Know more about India
India is a land of extreme diversity, one where your senses are likely to go on overdrive and you must let go of everything you ever knew to open up to an unprecedented experience of life itself. It is called “Incredible India” by its Ministry of Tourism for good reason. Read on to know more about India.
What to expect
If ever there was a delightful organised chaos, India is it. Your eyes will feast on the myriad of colours of saris, market stalls, homes, temples, festivals, forts and cities. Unfamiliar smells of perfumes, incense and fresh spices mingled with cooking smells and city smells will fill your nostrils yet leave you curious. Food flavours differ considerably from state to state, as does people’s attire, culture and tradition. Songs, mantras, bells and calls to prayer emerge simultaneously from temples, monasteries, churches and mosques, equally respected, all for the love of God. Meanwhile, Bollywood music blares out from every shop and mobile phone as young Indians romantacise being in love while being destined to an arranged marriage.
India is indeed a land of contrasts and a fine example of humility, tolerance, respect and harmony in diversity. It is home to 1.2 billion people of different religions and social standing, while each of the twentynine states possesses its own unique character, so remarkably different from the others. It would take years to see all of India and even longer to comprehend it, where old and new coexist in an inexplicable defeat of time itself; where luxury hotels lie alongside slums; where a home built from scrap wood, cardboard and plastic can house a 26 inch colour television; and where barefoot children with sparse clothing and matted hair are wearing the brightest smiles you’ve ever seen.
Wherever you go, whatever you do, expect to be mesmerised by the paradigms of experience at the most enchanting show on the planet.
Indulge ● Experience ● Explore
India has never ceased to fascinate. While the Rajasthani desert and Himalayas are known to provide a quiet retreat for the soul and rural villages offer insight to a sweet and simple life, most cities are bustling with crowds of people and vehicles – from cycle rickshaws to elephants – filling the streets, with chatter and horns ever rising in chorus. India is so diverse it has something to charm everyone.
Whatever you are looking for, you can find it here. Explore various religious traditions coexisting side by side, practice yoga, experience rituals, meet holy babas, go on pilgrimage, and meditate. Learn to play an instrument, a skill, a philosophy or an art – the options are endless. Go climbing, whitewater rafting or trekking, if that is your thing. Enjoy the good life on exotic beaches. Immerse yourself in local culture. Whatever your interests may be, India is for you.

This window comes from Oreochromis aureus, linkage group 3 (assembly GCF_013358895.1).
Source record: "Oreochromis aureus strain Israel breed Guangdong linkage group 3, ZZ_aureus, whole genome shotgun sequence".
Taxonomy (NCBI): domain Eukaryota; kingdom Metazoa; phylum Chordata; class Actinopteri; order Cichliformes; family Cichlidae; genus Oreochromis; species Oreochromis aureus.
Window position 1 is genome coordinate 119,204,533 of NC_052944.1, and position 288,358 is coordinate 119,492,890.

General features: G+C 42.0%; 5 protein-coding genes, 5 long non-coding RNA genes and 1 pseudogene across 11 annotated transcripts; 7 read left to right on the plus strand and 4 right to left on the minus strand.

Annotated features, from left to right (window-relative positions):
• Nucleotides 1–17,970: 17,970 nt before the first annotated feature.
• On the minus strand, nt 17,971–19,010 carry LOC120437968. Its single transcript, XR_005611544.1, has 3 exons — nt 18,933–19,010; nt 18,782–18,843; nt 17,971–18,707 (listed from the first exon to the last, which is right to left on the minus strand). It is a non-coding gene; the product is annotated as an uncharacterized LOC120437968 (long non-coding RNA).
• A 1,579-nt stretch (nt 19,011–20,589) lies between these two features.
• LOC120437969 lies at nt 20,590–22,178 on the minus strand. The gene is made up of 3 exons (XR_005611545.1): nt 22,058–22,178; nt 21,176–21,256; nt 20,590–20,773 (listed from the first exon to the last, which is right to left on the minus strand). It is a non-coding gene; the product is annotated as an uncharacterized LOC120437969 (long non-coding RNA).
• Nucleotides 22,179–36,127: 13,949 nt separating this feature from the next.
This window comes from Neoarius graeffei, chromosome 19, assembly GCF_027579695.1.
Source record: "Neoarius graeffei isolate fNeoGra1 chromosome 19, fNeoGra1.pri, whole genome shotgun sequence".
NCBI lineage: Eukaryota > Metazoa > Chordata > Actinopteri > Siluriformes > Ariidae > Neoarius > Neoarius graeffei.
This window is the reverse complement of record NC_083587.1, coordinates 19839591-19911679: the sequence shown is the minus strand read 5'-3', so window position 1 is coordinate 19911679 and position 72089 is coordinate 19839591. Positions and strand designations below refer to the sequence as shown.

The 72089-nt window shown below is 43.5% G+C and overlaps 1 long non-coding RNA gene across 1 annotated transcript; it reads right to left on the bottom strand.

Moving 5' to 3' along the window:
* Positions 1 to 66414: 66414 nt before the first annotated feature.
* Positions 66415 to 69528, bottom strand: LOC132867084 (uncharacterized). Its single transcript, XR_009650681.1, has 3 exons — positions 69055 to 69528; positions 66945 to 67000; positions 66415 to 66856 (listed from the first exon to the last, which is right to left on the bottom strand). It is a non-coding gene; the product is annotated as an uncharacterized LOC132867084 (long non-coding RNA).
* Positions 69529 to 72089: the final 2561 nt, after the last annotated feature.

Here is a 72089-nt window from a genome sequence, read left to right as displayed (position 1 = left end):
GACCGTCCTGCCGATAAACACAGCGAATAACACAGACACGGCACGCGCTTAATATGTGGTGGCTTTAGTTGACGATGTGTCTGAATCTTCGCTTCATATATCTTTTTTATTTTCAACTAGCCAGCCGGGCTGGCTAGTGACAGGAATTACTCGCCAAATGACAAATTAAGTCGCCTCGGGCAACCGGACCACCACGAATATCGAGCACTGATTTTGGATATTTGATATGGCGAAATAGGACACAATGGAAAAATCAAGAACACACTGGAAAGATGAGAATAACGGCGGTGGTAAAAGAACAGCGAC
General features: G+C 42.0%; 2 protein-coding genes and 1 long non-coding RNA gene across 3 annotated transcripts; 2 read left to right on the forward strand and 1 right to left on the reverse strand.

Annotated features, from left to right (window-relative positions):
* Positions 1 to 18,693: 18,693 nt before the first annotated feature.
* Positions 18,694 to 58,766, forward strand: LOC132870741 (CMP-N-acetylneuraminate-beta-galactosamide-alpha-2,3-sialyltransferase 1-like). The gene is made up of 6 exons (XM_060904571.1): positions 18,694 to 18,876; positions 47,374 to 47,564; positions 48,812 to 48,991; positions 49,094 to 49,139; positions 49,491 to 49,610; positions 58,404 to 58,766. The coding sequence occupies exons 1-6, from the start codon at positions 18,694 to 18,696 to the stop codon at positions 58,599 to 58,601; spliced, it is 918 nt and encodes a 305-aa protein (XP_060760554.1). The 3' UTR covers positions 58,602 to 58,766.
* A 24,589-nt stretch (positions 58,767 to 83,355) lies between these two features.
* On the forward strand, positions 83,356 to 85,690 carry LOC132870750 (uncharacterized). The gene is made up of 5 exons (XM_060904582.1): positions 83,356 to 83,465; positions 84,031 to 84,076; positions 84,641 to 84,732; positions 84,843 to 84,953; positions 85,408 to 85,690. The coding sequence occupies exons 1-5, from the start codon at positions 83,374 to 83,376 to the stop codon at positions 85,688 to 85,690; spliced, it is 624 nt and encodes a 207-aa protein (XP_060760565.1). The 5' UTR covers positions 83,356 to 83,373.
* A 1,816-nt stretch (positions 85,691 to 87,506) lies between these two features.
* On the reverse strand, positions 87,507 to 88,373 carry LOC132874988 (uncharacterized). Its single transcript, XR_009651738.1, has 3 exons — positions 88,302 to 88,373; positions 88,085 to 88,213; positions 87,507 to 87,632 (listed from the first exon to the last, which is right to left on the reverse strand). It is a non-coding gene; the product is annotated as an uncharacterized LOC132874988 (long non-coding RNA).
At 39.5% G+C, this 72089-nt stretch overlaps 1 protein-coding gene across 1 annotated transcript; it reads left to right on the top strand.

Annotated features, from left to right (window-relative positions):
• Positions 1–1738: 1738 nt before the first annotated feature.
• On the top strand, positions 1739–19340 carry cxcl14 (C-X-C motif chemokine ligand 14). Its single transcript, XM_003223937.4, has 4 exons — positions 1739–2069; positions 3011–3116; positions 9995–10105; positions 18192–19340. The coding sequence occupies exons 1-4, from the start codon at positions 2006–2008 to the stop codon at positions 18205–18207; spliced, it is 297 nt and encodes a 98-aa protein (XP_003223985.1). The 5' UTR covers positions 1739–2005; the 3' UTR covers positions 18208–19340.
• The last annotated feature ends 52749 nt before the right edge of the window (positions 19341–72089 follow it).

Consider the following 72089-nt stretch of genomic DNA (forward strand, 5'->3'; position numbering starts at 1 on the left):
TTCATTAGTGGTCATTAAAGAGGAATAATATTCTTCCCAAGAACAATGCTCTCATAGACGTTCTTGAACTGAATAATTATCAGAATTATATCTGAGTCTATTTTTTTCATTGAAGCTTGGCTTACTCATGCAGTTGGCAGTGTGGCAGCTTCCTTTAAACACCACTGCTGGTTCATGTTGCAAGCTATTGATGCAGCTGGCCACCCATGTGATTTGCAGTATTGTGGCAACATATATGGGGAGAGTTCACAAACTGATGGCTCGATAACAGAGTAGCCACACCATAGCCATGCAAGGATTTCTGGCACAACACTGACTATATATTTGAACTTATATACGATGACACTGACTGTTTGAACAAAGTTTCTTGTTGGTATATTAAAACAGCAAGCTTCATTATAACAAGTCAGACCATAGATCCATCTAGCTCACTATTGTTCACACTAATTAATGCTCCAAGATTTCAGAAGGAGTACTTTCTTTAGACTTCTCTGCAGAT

Travel and accommodation
Visiting India no longer means having to rough it. Rickshaws, buses and trains, guest houses and homestays are still an option and, because in Indian culture, “the guest is God,” you will find a humble welcome and good service no matter how you choose to travel or where you choose to stay. But cars, first class train carriages, domestic flights and luxury accommodation have done a lot to expand the tourism market, while guided tours offer insider knowledge and an extended sense of safety to explore this wonderful country.
Guided tours of India
India’s charm is prevalent whether you are immersed in city madness, the peaceful Himalayan mountains in the north, the amazing Rajasthani desert, or the lush, tropical south. While it is impossible to illustrate the extent of all of India’s iconic destinations, here are some recommended tours by Namaste Nomad – your local guide based in Ireland – to start you off:
Holistic Kerala Tour
Travel to beautiful Kerala in the south, “God’s own Country”, to enjoy a relaxing, calming experience in a lush environment. Feel rejuvenated with Yoga, meditation and Ayurvedic healing massage treatments. Explore the hills of Kerala with its spices and tea plantations. Relish a houseboat experience in the back waters. Kerala is easy going and perfect for a first time visit.
Kerala and Goa
Combine a cultural experience in Kerala with a retreat to glorious Goa. Goa is the mecca of holiday-making in India, with wonderful beaches catering to all kinds of visitors. Get ready for sea, sun, entertainment and shopping in a wonderful environment dominated by coconut palms and sand.
Goa and the Golden Triangle
You want a little taste of everything? Combine the attractions of Goa with the ancient culture of the north this time. Experience the coexistence of traditional and modern Indian city lifestyle in Delhi, marvel at the Taj Mahal and go shopping in Agra, and be charmed by the pink city of Jaipur in the Rajasthani desert.
The Golden Triangle and Varanasi
Do you want to experience spiritual India as well as exploring its diversity? Take the Golden Triangle tour which combines Varanasi in its itinerary. Varanasi is the spiritual capital of India, with traditions lasting millennia and an environment that will have you wondering just which epoch in time you’re really in.
The Golden Triangle including Rajasthan Safari